Methods

Setting and study design

This research was part of a larger study aimed at validating the use of SRQ-10 as a screening instrument and to assess mental health changes in people living with HIV/AIDS (PLWHA)[3, 4]. We assessed primary health seekers at four primary health care centers in Lusaka, Zambia between December 2008 and May 2009. The clinics were purposely selected within the city of Lusaka; two were situated in very high population density areas (Kalingalinga and Mtendere) and the others were situated in a medium density area (Chilenje and Chelston). The residents of these areas speak a number of languages but predominantly English and Nyanja.

Sampling procedure

In the validation study, a sample of 400 clinic attendees aged 16 years and over was asked to participate in the study between January and March 2009. Each clinic was sampled randomly on selected days, three times each week. On the selected day, interviews were conducted with consecutive clinic attendees in the outpatients department. The purpose of the study was explained to each participant by research assistants and verbal consent was obtained. Details of the methodology are published elsewhere[3]. To fulfill the aims of the explanatory models for the mental distress study, a sample of 28 informants was taken from the validation study. This sample consisted of 14 informants who were HIV negative and 14 who were HIV positive. Of the 14 informants who were HIV-infected, eight were not eligible for ARVs and the remainder had been taking ARVs for varying durations. An effort was made to balance the gender and age distribution across these categories. Household in-depth interviews were conducted to gather additional and detailed data concerning the explanatory model for mental distress in Zambia. Eight eligible health professionals working in a mental institution were interviewed at their respective public health facilities. Three identified indigenous healers who reported treating mentally distressed people were interviewed.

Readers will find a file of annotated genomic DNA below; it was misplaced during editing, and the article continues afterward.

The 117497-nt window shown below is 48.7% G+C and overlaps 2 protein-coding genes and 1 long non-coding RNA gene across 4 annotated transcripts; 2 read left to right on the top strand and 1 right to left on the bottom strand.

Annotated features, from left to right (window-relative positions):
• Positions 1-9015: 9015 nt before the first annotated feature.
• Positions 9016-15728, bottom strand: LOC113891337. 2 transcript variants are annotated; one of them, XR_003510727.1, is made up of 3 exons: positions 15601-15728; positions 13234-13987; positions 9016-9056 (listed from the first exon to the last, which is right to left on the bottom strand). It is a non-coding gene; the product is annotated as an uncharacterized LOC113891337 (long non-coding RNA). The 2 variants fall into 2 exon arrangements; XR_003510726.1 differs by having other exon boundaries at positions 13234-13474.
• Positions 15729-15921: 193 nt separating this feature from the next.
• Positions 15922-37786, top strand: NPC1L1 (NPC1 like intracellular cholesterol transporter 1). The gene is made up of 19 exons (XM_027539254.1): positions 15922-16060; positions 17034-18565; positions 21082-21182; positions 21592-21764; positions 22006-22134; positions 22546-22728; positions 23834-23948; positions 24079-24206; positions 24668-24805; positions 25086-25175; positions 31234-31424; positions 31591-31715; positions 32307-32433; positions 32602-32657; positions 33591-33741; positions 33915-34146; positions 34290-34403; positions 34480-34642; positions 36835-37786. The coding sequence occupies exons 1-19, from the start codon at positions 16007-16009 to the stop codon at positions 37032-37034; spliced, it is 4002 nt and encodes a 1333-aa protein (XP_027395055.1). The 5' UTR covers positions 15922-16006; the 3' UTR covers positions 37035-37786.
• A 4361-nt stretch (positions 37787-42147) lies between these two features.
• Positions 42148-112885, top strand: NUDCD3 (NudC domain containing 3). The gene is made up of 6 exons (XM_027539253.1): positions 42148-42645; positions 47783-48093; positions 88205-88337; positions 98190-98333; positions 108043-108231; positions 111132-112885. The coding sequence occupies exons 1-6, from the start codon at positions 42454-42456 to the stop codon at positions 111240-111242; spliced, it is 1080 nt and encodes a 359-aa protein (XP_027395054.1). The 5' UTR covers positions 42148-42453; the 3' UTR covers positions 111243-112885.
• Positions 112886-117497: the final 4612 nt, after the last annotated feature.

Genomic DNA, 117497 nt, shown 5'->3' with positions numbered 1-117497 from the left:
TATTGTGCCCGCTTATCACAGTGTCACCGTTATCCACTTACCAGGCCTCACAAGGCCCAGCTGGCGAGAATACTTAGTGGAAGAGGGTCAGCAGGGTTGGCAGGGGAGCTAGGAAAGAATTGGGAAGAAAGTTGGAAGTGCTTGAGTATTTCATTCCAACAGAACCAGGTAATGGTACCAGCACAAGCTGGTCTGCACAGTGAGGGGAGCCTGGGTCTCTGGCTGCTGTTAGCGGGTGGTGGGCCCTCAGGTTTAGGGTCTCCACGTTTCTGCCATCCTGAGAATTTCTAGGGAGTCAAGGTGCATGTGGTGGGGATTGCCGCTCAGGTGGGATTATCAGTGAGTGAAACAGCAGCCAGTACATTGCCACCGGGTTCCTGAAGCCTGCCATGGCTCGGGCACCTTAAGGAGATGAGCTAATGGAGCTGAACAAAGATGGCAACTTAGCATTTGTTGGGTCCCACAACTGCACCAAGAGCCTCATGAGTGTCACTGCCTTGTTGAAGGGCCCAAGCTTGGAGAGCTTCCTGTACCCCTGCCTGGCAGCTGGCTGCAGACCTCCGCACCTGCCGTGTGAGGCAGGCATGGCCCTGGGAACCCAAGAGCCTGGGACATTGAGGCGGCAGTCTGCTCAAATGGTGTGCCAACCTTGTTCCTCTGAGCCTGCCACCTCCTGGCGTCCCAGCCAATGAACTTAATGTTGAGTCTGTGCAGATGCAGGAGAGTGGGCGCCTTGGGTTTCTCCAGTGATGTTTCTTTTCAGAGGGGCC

Data collection

Data were collected using a semi-structured questionnaire and serial in-depth interviews. The questionnaire contained a section comprising questions pertaining to socio-demographic factors such as sex, age, marital status and number of children, education, employment, religion and questions assessing socio-economic position. The other section contained questions concerning mental health. This information was extracted from the database of the main Validity study[46]. Eligibility for participation was based on the participant's HIV status and being mentally distressed, as determined using a locally validated Self-Reporting-Questionnaire-10 (SRQ-10), a 10 item questionnaire containing two domains, namely depressive symptoms and somatisation. The SRQ-10 is based on a dichotomous response answer system (Yes/No) to the questions presented in table 1. Each symptom was weighted according to severity based on the DSM-IV criteria, with more severe symptoms ranked higher than less severe ones[46]. The raw weights were summed up in a transformed summative index ranging from 0-20. A cut-off point of >7/20 (for mental distress cases) was selected on the basis of the DSM-IV requirement of five or more symptoms under the headings: thoughts of suicide, loss of interest or pleasure, and depressed mood, which would represent a change in a participant's previous functioning[46].